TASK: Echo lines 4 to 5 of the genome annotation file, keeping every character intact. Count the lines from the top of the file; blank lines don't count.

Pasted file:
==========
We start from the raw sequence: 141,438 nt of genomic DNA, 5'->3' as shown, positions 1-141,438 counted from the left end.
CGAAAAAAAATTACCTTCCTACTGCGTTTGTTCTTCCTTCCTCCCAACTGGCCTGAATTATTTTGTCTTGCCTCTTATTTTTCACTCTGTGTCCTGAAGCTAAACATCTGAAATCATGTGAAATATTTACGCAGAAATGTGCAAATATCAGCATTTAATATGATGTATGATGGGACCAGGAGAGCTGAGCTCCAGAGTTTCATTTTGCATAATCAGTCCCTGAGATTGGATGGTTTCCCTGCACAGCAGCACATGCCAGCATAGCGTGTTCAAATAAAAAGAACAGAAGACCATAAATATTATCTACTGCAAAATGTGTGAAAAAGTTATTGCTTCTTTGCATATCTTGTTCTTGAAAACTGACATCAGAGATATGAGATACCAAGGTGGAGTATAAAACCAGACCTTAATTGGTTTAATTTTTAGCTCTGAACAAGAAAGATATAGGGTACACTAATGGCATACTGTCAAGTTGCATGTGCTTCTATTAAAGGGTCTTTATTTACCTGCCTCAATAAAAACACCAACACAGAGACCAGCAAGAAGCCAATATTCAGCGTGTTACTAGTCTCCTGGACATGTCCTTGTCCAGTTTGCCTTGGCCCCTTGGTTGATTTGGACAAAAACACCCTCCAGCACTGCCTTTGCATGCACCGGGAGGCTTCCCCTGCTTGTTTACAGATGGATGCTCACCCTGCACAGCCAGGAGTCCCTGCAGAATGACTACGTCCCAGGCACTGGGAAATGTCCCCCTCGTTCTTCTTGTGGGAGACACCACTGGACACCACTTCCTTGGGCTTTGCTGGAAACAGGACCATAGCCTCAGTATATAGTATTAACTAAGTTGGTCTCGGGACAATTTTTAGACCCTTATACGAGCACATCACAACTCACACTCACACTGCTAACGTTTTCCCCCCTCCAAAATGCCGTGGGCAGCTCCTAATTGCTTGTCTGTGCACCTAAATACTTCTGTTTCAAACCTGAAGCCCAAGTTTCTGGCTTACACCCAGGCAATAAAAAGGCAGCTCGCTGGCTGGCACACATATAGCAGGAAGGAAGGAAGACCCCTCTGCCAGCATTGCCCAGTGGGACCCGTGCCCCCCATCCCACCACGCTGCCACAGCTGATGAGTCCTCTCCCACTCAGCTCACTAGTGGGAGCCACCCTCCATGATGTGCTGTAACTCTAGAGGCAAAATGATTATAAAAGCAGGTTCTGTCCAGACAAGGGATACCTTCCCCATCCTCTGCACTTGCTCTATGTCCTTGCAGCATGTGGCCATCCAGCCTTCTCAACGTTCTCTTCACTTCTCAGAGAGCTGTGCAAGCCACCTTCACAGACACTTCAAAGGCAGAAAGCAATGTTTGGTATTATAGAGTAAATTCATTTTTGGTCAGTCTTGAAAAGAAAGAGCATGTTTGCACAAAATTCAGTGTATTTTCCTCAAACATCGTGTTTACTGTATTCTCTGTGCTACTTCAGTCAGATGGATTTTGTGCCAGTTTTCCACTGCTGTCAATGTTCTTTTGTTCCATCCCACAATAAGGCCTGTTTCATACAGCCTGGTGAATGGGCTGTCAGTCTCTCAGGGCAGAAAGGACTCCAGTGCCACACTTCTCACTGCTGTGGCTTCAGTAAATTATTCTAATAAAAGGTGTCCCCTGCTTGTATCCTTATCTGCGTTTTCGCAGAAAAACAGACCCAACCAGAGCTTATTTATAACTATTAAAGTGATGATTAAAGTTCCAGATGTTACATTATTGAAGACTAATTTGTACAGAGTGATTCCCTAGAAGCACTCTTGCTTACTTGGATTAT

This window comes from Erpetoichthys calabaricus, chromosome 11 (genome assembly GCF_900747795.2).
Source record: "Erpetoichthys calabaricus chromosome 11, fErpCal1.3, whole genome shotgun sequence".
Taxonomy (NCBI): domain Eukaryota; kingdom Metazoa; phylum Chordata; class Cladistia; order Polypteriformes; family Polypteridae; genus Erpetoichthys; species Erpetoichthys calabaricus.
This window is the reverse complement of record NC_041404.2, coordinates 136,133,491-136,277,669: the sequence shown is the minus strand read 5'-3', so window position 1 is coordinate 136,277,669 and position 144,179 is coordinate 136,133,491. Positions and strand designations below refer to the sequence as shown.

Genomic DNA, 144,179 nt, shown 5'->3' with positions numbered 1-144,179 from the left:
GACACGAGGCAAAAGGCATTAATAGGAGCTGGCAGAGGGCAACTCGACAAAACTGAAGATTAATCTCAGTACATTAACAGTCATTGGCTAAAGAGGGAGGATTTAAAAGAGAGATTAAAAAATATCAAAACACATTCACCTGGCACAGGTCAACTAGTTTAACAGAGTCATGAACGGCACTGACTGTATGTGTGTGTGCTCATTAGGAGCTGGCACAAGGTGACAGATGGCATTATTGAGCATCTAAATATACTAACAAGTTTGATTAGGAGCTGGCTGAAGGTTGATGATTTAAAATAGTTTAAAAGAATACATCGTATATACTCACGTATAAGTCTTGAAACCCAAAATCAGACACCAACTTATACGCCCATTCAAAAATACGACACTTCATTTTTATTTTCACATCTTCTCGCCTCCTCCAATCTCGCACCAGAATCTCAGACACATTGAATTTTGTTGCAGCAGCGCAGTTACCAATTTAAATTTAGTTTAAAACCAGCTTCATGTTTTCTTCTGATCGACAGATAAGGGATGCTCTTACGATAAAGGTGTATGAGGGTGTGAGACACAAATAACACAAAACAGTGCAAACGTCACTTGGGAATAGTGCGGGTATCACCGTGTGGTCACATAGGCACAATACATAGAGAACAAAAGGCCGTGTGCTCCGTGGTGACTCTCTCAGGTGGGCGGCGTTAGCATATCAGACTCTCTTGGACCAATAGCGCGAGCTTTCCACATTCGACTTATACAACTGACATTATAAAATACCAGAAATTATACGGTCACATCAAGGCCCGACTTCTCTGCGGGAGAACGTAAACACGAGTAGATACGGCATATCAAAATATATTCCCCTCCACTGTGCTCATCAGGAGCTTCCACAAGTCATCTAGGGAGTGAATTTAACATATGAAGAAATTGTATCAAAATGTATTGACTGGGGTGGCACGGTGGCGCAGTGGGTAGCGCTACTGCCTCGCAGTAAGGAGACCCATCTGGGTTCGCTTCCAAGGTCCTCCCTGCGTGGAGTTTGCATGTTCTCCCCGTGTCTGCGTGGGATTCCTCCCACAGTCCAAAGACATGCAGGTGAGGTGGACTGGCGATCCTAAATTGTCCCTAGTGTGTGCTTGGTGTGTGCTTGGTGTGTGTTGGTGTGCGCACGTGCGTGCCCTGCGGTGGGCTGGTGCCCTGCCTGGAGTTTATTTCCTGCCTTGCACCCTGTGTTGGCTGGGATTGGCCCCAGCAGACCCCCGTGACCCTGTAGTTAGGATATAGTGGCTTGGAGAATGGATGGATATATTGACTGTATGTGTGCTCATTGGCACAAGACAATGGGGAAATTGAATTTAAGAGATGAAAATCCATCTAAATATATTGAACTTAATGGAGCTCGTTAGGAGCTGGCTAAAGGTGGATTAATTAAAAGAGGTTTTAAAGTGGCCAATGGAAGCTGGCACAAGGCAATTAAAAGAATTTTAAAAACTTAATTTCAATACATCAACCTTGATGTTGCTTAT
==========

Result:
Source record: "Erpetoichthys calabaricus chromosome 11, fErpCal1.3, whole genome shotgun sequence".
Taxonomy (NCBI): domain Eukaryota; kingdom Metazoa; phylum Chordata; class Cladistia; order Polypteriformes; family Polypteridae; genus Erpetoichthys; species Erpetoichthys calabaricus.